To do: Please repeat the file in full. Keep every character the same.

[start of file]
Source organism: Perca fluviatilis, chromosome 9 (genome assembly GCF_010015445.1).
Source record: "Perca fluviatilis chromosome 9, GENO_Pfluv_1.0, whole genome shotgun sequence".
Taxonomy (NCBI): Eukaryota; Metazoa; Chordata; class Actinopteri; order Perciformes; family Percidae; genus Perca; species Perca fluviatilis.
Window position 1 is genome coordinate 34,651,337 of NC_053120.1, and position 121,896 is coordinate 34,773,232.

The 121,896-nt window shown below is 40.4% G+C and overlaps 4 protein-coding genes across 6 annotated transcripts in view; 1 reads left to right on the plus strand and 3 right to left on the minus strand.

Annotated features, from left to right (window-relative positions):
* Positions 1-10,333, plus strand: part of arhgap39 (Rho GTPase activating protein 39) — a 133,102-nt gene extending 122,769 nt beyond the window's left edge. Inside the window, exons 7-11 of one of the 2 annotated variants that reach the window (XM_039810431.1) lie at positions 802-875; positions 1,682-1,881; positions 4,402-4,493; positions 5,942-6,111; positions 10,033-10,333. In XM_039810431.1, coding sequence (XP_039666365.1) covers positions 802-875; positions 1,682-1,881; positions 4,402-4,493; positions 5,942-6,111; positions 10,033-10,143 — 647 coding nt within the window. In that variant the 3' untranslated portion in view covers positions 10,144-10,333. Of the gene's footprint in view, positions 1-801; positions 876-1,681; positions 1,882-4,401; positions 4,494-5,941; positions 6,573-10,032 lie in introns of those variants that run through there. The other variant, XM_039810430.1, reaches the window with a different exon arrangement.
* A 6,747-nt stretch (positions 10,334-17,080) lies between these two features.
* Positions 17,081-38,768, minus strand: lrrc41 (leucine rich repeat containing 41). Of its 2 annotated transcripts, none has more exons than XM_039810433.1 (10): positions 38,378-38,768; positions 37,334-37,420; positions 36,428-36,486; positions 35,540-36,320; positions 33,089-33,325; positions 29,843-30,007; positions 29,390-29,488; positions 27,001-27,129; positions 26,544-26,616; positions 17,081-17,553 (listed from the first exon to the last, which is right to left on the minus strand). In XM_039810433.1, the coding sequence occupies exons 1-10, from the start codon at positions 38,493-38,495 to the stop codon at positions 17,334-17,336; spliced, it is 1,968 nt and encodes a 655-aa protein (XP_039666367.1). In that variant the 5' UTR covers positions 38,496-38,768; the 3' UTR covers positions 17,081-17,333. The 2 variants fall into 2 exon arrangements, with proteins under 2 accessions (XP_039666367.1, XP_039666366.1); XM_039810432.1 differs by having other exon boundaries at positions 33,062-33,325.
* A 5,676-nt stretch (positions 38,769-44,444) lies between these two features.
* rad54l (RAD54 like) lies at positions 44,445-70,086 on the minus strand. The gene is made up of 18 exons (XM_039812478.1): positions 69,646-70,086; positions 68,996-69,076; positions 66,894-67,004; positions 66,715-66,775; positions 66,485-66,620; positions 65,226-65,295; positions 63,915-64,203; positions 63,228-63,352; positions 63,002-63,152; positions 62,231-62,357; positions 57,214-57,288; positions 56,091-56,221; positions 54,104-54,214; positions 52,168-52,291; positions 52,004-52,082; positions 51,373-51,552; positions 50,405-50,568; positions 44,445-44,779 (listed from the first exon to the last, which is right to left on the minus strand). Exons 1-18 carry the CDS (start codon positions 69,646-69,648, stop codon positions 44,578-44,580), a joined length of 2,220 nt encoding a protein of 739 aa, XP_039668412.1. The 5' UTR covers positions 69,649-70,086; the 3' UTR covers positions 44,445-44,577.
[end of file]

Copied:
Source organism: Perca fluviatilis, chromosome 9 (genome assembly GCF_010015445.1).
Source record: "Perca fluviatilis chromosome 9, GENO_Pfluv_1.0, whole genome shotgun sequence".
Taxonomy (NCBI): Eukaryota; Metazoa; Chordata; class Actinopteri; order Perciformes; family Percidae; genus Perca; species Perca fluviatilis.
Window position 1 is genome coordinate 34,651,337 of NC_053120.1, and position 121,896 is coordinate 34,773,232.

The 121,896-nt window shown below is 40.4% G+C and overlaps 4 protein-coding genes across 6 annotated transcripts in view; 1 reads left to right on the plus strand and 3 right to left on the minus strand.

Annotated features, from left to right (window-relative positions):
* Positions 1-10,333, plus strand: part of arhgap39 (Rho GTPase activating protein 39) — a 133,102-nt gene extending 122,769 nt beyond the window's left edge. Inside the window, exons 7-11 of one of the 2 annotated variants that reach the window (XM_039810431.1) lie at positions 802-875; positions 1,682-1,881; positions 4,402-4,493; positions 5,942-6,111; positions 10,033-10,333. In XM_039810431.1, coding sequence (XP_039666365.1) covers positions 802-875; positions 1,682-1,881; positions 4,402-4,493; positions 5,942-6,111; positions 10,033-10,143 — 647 coding nt within the window. In that variant the 3' untranslated portion in view covers positions 10,144-10,333. Of the gene's footprint in view, positions 1-801; positions 876-1,681; positions 1,882-4,401; positions 4,494-5,941; positions 6,573-10,032 lie in introns of those variants that run through there. The other variant, XM_039810430.1, reaches the window with a different exon arrangement.
* A 6,747-nt stretch (positions 10,334-17,080) lies between these two features.
* Positions 17,081-38,768, minus strand: lrrc41 (leucine rich repeat containing 41). Of its 2 annotated transcripts, none has more exons than XM_039810433.1 (10): positions 38,378-38,768; positions 37,334-37,420; positions 36,428-36,486; positions 35,540-36,320; positions 33,089-33,325; positions 29,843-30,007; positions 29,390-29,488; positions 27,001-27,129; positions 26,544-26,616; positions 17,081-17,553 (listed from the first exon to the last, which is right to left on the minus strand). In XM_039810433.1, the coding sequence occupies exons 1-10, from the start codon at positions 38,493-38,495 to the stop codon at positions 17,334-17,336; spliced, it is 1,968 nt and encodes a 655-aa protein (XP_039666367.1). In that variant the 5' UTR covers positions 38,496-38,768; the 3' UTR covers positions 17,081-17,333. The 2 variants fall into 2 exon arrangements, with proteins under 2 accessions (XP_039666367.1, XP_039666366.1); XM_039810432.1 differs by having other exon boundaries at positions 33,062-33,325.
* A 5,676-nt stretch (positions 38,769-44,444) lies between these two features.
* rad54l (RAD54 like) lies at positions 44,445-70,086 on the minus strand. The gene is made up of 18 exons (XM_039812478.1): positions 69,646-70,086; positions 68,996-69,076; positions 66,894-67,004; positions 66,715-66,775; positions 66,485-66,620; positions 65,226-65,295; positions 63,915-64,203; positions 63,228-63,352; positions 63,002-63,152; positions 62,231-62,357; positions 57,214-57,288; positions 56,091-56,221; positions 54,104-54,214; positions 52,168-52,291; positions 52,004-52,082; positions 51,373-51,552; positions 50,405-50,568; positions 44,445-44,779 (listed from the first exon to the last, which is right to left on the minus strand). Exons 1-18 carry the CDS (start codon positions 69,646-69,648, stop codon positions 44,578-44,580), a joined length of 2,220 nt encoding a protein of 739 aa, XP_039668412.1. The 5' UTR covers positions 69,649-70,086; the 3' UTR covers positions 44,445-44,577.